Distributed June 1998
Copyright ©1998 by John Murphy, M.D.
In 1900, there were 3.1 million Americans 65 and older. Today, that figure is roughly 35 million; by 2030, one of every five Americans will be 65 or older. The fastest growing segment of the elderly, in fact, is people 85 and older - 4 million today; 19 million by 2050.
This population's health care needs are bound to be unmet. Today, there are fewer than 9,000 certified geriatricians in the United States. This number is expected to drop by the year 2000, just as baby boomers begin to reach Medicare eligibility.
But the problem goes beyond statistics. Geriatrics is a relatively new field. Medical science has learned a lot about aging and how to prevent and manage disease and chronic illness. Unfortunately, this geriatric research and knowledge is not being spread to medical students and through the health care work force.
For example, in academic year 1994-95, only 10 percent of all U.S. medical schools required their students to complete a separate required course in geriatrics. The majority of current physicians and other health care professionals have never had geriatrics training.
Too often, illnesses in older people are misdiagnosed, overlooked or dismissed as the normal process of aging, simply because health care professionals lack training to recognize how diseases and drugs affect older patients. This translates into needless suffering, unnecessary costs from inappropriate hospitalizations, multiple visits to specialists who may order conflicting treatment, and avoidable admissions to nursing homes.
Geriatric medicine promotes wellness and preventive care, with emphasis on care management and coordination that help patients maintain functional independence and improve their overall quality of life. With their interdisciplinary approach to medicine, geriatricians work with a coordinated team of nurses, geriatric psychiatrists, physician assistants, pharmacists and others. Geriatricians strive to balance the use of expensive high-tech interventions with the potential harm these procedures can cause in older persons with multiple chronic illnesses.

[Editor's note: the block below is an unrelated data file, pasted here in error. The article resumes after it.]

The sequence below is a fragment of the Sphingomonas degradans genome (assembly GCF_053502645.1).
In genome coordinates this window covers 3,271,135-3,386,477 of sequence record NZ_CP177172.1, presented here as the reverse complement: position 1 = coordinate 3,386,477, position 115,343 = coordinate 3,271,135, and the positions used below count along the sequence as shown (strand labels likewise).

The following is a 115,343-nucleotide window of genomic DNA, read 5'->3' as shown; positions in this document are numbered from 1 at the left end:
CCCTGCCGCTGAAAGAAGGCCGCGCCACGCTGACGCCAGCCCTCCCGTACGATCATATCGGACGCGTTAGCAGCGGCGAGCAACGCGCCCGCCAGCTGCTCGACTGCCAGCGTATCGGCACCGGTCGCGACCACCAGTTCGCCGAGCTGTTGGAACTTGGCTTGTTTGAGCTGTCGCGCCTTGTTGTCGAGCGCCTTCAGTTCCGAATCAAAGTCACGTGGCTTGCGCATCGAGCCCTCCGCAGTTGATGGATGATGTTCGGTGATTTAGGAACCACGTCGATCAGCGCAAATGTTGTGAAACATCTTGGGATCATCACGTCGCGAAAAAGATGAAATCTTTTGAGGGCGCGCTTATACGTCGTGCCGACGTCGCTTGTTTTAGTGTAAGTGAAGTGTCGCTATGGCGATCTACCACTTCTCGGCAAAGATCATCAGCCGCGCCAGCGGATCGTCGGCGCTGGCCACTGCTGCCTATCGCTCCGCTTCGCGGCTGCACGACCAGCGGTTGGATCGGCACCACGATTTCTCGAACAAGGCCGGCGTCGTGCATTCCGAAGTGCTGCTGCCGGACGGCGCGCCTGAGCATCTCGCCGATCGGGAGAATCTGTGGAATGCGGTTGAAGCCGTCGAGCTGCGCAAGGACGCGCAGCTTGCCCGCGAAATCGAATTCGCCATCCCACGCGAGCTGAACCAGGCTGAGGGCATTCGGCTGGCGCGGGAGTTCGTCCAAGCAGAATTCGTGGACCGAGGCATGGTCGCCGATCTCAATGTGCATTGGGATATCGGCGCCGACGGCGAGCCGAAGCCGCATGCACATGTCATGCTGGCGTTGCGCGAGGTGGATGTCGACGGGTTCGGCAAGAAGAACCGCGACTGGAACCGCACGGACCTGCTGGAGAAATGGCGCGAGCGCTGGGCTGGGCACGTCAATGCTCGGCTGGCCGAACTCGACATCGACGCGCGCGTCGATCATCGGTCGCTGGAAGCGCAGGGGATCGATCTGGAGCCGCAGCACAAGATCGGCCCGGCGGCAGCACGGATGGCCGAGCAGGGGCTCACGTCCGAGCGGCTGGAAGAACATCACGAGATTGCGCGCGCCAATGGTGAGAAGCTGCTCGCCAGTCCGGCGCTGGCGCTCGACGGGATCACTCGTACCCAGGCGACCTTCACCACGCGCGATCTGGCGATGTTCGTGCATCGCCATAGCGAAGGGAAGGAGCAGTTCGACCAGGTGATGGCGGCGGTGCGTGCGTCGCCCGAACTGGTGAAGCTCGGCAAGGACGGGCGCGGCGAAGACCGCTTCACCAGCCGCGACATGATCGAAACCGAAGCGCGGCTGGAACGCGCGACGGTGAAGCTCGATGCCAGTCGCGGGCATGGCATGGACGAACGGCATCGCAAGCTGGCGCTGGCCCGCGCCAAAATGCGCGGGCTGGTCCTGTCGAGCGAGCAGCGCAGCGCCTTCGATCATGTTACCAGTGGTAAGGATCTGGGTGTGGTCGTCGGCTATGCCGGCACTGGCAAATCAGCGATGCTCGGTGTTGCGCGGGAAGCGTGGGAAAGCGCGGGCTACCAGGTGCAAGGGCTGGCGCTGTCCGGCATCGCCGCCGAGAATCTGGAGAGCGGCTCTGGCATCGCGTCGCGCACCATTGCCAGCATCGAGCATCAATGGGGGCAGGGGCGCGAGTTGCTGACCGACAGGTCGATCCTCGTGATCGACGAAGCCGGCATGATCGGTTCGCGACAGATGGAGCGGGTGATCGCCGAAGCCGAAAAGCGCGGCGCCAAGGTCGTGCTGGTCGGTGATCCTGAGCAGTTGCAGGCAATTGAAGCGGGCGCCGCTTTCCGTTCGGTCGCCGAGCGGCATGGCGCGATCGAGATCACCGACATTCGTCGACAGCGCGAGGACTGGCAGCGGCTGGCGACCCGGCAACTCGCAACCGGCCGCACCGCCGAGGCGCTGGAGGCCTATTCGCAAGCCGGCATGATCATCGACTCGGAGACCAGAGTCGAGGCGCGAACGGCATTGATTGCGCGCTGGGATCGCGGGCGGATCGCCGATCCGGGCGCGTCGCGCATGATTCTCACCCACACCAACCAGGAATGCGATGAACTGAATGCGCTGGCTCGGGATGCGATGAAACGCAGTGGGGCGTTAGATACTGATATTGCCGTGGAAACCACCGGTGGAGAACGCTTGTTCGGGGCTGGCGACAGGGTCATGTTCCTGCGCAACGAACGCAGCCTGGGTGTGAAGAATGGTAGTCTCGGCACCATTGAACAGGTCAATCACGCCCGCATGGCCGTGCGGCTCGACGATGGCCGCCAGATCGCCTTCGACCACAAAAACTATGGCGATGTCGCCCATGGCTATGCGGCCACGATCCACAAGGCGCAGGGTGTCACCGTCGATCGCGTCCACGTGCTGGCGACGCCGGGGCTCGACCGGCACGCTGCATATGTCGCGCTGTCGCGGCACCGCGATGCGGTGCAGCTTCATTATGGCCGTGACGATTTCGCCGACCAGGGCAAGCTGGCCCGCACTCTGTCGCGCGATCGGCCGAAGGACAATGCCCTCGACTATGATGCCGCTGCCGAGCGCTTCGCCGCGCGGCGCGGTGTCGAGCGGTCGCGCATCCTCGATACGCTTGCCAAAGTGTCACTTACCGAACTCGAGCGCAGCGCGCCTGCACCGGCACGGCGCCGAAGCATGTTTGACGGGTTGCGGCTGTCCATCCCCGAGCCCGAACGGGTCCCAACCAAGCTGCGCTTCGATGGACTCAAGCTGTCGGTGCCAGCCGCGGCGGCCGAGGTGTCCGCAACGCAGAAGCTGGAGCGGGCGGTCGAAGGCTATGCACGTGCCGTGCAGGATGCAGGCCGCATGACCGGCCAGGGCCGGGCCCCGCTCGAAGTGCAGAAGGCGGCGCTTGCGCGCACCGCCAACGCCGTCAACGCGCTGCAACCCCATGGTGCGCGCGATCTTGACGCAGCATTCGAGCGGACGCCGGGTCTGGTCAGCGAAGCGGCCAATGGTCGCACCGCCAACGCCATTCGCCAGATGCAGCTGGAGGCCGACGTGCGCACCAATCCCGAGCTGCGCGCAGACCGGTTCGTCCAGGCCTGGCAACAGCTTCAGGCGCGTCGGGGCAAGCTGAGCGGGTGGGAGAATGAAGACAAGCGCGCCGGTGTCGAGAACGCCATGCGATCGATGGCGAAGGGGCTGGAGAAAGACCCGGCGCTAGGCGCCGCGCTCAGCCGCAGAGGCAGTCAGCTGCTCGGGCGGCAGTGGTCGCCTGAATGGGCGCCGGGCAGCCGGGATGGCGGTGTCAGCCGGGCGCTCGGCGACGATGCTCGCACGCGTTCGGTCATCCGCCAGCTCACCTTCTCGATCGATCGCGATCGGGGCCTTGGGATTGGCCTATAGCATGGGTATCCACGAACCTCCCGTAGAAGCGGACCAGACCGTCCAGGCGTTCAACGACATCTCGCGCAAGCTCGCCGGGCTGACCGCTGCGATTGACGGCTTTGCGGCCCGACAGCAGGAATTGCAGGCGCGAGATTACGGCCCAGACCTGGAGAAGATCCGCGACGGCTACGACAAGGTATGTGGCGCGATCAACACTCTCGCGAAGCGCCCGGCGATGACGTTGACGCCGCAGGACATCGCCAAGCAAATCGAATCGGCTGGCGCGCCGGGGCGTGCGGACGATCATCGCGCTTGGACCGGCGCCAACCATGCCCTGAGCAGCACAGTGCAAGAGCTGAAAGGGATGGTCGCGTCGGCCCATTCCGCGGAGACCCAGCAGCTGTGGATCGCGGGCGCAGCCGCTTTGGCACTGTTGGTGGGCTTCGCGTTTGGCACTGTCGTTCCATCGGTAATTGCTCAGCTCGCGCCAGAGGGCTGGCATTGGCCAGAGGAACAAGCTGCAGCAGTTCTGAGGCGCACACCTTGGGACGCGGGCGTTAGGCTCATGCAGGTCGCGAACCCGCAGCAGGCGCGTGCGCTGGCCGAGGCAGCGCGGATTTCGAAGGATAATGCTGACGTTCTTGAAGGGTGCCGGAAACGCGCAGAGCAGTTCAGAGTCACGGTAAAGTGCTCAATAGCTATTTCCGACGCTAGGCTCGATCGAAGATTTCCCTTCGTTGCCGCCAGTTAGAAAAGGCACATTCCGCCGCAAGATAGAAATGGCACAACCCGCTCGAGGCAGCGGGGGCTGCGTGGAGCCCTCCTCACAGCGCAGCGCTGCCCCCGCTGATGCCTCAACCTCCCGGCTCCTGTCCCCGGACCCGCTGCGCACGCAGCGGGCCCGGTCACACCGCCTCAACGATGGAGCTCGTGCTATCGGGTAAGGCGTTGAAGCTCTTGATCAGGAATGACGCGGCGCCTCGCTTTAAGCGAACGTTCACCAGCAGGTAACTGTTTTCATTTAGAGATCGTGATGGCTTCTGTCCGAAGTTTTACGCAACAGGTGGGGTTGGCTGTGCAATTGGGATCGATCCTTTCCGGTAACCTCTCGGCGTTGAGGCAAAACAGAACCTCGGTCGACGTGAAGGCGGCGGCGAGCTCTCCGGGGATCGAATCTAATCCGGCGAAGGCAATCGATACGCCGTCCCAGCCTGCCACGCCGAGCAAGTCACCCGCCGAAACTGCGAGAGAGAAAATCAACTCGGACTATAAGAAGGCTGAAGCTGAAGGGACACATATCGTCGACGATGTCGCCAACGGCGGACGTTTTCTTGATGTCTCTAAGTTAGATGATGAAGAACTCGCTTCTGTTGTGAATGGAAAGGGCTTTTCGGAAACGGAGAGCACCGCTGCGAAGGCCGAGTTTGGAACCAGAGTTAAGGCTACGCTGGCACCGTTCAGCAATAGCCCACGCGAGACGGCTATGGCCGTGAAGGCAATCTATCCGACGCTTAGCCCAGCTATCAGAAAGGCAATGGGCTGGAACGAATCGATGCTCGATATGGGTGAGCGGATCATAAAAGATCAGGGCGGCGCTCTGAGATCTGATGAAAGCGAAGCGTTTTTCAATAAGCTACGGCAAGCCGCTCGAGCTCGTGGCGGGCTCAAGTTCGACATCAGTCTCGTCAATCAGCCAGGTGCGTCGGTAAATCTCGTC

A bleak financial picture, however, steers most physicians away from a career in geriatrics. Geriatricians depend almost entirely on Medicare revenues. Although money is available to pay for hundreds of separate costly procedures, the system won't reimburse for coordinated assessment and case management provided by geriatricians and an interdisciplinary team focused on an elderly patient's overall well-being.
This is the real problem in recruiting physicians to geriatrics. The Medicare reimbursement system makes it difficult to provide effective care. What health care professional would find fulfillment in doing a lousy job?
Clearly, there is a need to train all health care professionals - students as well as current professionals - about the special needs of older adults, and to find ways to increase the number of geriatricians.
As a member of the American Geriatrics Society, I recently testified before the Senate Special Committee on Aging and urged Congress to adopt several recommendations, including:
Our challenge is to reform the way we approach medical care for older Americans in general. Failure to do so may result in billions of dollars being spent for ineffective services on a population of Americans that ultimately includes ourselves.######